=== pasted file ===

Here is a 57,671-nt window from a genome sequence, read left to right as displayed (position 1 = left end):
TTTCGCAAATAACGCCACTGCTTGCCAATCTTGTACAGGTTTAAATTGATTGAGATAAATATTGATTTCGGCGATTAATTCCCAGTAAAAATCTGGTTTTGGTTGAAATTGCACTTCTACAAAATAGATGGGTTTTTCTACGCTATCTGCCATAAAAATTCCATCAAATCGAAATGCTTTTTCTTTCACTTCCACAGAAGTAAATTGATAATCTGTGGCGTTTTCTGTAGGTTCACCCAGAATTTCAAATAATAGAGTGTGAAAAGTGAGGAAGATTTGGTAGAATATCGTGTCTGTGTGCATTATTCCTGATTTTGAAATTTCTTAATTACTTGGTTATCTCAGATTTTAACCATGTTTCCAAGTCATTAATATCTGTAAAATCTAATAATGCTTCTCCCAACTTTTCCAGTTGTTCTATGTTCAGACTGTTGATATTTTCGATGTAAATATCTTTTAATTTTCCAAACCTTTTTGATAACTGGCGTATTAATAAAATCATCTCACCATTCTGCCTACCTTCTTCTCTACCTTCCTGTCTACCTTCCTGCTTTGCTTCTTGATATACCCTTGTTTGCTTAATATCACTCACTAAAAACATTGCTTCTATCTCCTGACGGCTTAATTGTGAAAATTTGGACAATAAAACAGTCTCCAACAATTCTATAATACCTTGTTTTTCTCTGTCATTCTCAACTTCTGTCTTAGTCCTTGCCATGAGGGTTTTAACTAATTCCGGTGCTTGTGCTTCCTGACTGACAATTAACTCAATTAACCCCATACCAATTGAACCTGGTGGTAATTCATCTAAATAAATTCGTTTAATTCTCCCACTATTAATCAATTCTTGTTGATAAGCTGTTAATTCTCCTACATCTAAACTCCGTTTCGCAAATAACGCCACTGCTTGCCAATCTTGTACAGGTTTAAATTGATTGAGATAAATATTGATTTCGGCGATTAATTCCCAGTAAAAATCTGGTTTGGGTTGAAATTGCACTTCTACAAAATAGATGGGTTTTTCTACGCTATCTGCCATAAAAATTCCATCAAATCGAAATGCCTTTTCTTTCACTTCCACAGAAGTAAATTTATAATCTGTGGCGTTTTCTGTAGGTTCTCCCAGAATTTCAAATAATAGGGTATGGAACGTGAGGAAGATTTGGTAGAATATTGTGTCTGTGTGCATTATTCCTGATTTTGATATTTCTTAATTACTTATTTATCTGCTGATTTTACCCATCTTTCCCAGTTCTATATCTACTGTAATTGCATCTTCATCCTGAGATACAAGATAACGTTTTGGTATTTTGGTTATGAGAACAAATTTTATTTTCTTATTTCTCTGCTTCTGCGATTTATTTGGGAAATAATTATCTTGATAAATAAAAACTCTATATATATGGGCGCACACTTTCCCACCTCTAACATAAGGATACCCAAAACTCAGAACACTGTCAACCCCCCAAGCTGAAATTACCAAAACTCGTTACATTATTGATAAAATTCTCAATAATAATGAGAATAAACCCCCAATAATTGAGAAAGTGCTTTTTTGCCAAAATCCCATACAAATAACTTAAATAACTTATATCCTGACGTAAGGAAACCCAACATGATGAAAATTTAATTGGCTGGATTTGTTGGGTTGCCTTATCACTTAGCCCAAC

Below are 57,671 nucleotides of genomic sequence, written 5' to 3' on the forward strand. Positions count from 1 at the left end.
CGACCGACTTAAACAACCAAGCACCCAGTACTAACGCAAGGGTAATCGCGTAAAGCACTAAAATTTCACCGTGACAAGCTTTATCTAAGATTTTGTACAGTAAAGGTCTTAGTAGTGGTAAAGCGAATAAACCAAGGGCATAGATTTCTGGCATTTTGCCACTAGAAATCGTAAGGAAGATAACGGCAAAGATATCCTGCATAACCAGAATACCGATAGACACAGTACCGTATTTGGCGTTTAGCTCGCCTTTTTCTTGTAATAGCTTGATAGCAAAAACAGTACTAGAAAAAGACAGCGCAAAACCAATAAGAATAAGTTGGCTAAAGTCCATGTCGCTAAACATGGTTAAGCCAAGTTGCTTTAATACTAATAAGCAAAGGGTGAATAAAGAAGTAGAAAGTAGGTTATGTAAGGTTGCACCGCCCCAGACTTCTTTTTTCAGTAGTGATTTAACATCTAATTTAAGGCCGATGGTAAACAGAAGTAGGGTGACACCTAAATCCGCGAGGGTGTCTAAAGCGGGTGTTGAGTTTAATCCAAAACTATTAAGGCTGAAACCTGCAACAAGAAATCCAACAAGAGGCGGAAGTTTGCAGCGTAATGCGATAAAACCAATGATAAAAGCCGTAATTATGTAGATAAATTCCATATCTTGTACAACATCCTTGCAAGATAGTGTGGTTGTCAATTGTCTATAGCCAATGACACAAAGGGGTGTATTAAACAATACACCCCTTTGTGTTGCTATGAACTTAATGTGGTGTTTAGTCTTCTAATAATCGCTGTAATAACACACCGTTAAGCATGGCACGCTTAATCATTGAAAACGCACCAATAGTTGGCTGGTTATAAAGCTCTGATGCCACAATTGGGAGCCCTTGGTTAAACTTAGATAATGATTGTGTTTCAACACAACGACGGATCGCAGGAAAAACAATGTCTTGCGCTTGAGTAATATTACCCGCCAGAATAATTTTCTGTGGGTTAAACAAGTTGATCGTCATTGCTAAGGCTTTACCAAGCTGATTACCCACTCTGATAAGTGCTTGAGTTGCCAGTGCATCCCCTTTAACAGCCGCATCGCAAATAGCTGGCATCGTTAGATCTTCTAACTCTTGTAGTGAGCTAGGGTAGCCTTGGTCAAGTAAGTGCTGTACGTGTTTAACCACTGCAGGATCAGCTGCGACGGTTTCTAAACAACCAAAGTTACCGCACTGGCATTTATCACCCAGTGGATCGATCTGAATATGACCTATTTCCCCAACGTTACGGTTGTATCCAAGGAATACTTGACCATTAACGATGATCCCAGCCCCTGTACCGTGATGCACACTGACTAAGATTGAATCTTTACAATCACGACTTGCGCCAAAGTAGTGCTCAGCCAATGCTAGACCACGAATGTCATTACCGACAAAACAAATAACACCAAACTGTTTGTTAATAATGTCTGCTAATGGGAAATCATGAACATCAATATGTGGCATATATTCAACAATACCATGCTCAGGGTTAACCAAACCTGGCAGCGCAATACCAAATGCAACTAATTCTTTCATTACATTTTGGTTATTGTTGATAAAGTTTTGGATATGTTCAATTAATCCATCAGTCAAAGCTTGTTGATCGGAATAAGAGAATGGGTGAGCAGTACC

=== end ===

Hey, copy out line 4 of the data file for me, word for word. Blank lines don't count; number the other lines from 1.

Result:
CGACCGACTTAAACAACCAAGCACCCAGTACTAACGCAAGGGTAATCGCGTAAAGCACTAAAATTTCACCGTGACAAGCTTTATCTAAGATTTTGTACAGTAAAGGTCTTAGTAGTGGTAAAGCGAATAAACCAAGGGCATAGATTTCTGGCATTTTGCCACTAGAAATCGTAAGGAAGATAACGGCAAAGATATCCTGCATAACCAGAATACCGATAGACACAGTACCGTATTTGGCGTTTAGCTCGCCTTTTTCTTGTAATAGCTTGATAGCAAAAACAGTACTAGAAAAAGACAGCGCAAAACCAATAAGAATAAGTTGGCTAAAGTCCATGTCGCTAAACATGGTTAAGCCAAGTTGCTTTAATACTAATAAGCAAAGGGTGAATAAAGAAGTAGAAAGTAGGTTATGTAAGGTTGCACCGCCCCAGACTTCTTTTTTCAGTAGTGATTTAACATCTAATTTAAGGCCGATGGTAAACAGAAGTAGGGTGACACCTAAATCCGCGAGGGTGTCTAAAGCGGGTGTTGAGTTTAATCCAAAACTATTAAGGCTGAAACCTGCAACAAGAAATCCAACAAGAGGCGGAAGTTTGCAGCGTAATGCGATAAAACCAATGATAAAAGCCGTAATTATGTAGATAAATTCCATATCTTGTACAACATCCTTGCAAGATAGTGTGGTTGTCAATTGTCTATAGCCAATGACACAAAGGGGTGTATTAAACAATACACCCCTTTGTGTTGCTATGAACTTAATGTGGTGTTTAGTCTTCTAATAATCGCTGTAATAACACACCGTTAAGCATGGCACGCTTAATCATTGAAAACGCACCAATAGTTGGCTGGTTATAAAGCTCTGATGCCACAATTGGGAGCCCTTGGTTAAACTTAGATAATGATTGTGTTTCAACACAACGACGGATCGCAGGAAAAACAATGTCTTGCGCTTGAGTAATATTACCCGCCAGAATAATTTTCTGTGGGTTAAACAAGTTGATCGTCATTGCTAAGGCTTTACCAAGCTGATTACCCACTCTGATAAGTGCTTGAGTTGCCAGTGCATCCCCTTTAACAGCCGCATCGCAAATAGCTGGCATCGTTAGATCTTCTAACTCTTGTAGTGAGCTAGGGTAGCCTTGGTCAAGTAAGTGCTGTACGTGTTTAACCACTGCAGGATCAGCTGCGACGGTTTCTAAACAACCAAAGTTACCGCACTGGCATTTATCACCCAGTGGATCGATCTGAATATGACCTATTTCCCCAACGTTACGGTTGTATCCAAGGAATACTTGACCATTAACGATGATCCCAGCCCCTGTACCGTGATGCACACTGACTAAGATTGAATCTTTACAATCACGACTTGCGCCAAAGTAGTGCTCAGCCAATGCTAGACCACGAATGTCATTACCGACAAAACAAATAACACCAAACTGTTTGTTAATAATGTCTGCTAATGGGAAATCATGAACATCAATATGTGGCATATATTCAACAATACCATGCTCAGGGTTAACCAAACCTGGCAGCGCAATACCAAATGCAACTAATTCTTTCATTACATTTTGGTTATTGTTGATAAAGTTTTGGATATGTTCAATTAATCCATCAGTCAAAGCTTGTTGATCGGAATAAGAGAATGGGTGAGCAGTACC